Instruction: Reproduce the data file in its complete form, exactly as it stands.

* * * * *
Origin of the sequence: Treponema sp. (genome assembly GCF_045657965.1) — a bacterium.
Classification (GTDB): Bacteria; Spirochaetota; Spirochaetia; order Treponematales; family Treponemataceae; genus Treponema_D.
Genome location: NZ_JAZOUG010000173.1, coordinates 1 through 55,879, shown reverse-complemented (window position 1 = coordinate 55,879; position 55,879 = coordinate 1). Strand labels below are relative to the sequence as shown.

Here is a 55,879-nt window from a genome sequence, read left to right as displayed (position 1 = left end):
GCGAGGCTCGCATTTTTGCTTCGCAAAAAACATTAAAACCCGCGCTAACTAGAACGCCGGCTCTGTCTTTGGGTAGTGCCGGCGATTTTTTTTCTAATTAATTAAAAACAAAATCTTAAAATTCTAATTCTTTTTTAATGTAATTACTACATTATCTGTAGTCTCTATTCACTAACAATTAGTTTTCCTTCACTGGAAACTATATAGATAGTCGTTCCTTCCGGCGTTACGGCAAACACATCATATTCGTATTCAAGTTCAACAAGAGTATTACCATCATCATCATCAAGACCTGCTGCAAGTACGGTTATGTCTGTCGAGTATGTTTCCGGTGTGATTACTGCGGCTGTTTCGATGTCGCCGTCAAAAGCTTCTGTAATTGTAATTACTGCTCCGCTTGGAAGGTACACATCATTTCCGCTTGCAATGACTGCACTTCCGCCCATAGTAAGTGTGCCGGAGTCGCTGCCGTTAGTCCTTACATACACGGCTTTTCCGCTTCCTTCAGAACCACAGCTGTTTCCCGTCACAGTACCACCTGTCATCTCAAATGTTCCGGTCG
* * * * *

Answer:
Origin of the sequence: Treponema sp. (genome assembly GCF_045657965.1) — a bacterium.
Classification (GTDB): Bacteria; Spirochaetota; Spirochaetia; order Treponematales; family Treponemataceae; genus Treponema_D.
Genome location: NZ_JAZOUG010000173.1, coordinates 1 through 55,879, shown reverse-complemented (window position 1 = coordinate 55,879; position 55,879 = coordinate 1). Strand labels below are relative to the sequence as shown.

Here is a 55,879-nt window from a genome sequence, read left to right as displayed (position 1 = left end):
GCGAGGCTCGCATTTTTGCTTCGCAAAAAACATTAAAACCCGCGCTAACTAGAACGCCGGCTCTGTCTTTGGGTAGTGCCGGCGATTTTTTTTCTAATTAATTAAAAACAAAATCTTAAAATTCTAATTCTTTTTTAATGTAATTACTACATTATCTGTAGTCTCTATTCACTAACAATTAGTTTTCCTTCACTGGAAACTATATAGATAGTCGTTCCTTCCGGCGTTACGGCAAACACATCATATTCGTATTCAAGTTCAACAAGAGTATTACCATCATCATCATCAAGACCTGCTGCAAGTACGGTTATGTCTGTCGAGTATGTTTCCGGTGTGATTACTGCGGCTGTTTCGATGTCGCCGTCAAAAGCTTCTGTAATTGTAATTACTGCTCCGCTTGGAAGGTACACATCATTTCCGCTTGCAATGACTGCACTTCCGCCCATAGTAAGTGTGCCGGAGTCGCTGCCGTTAGTCCTTACATACACGGCTTTTCCGCTTCCTTCAGAACCACAGCTGTTTCCCGTCACAGTACCACCTGTCATCTCAAATGTTCCGGTCG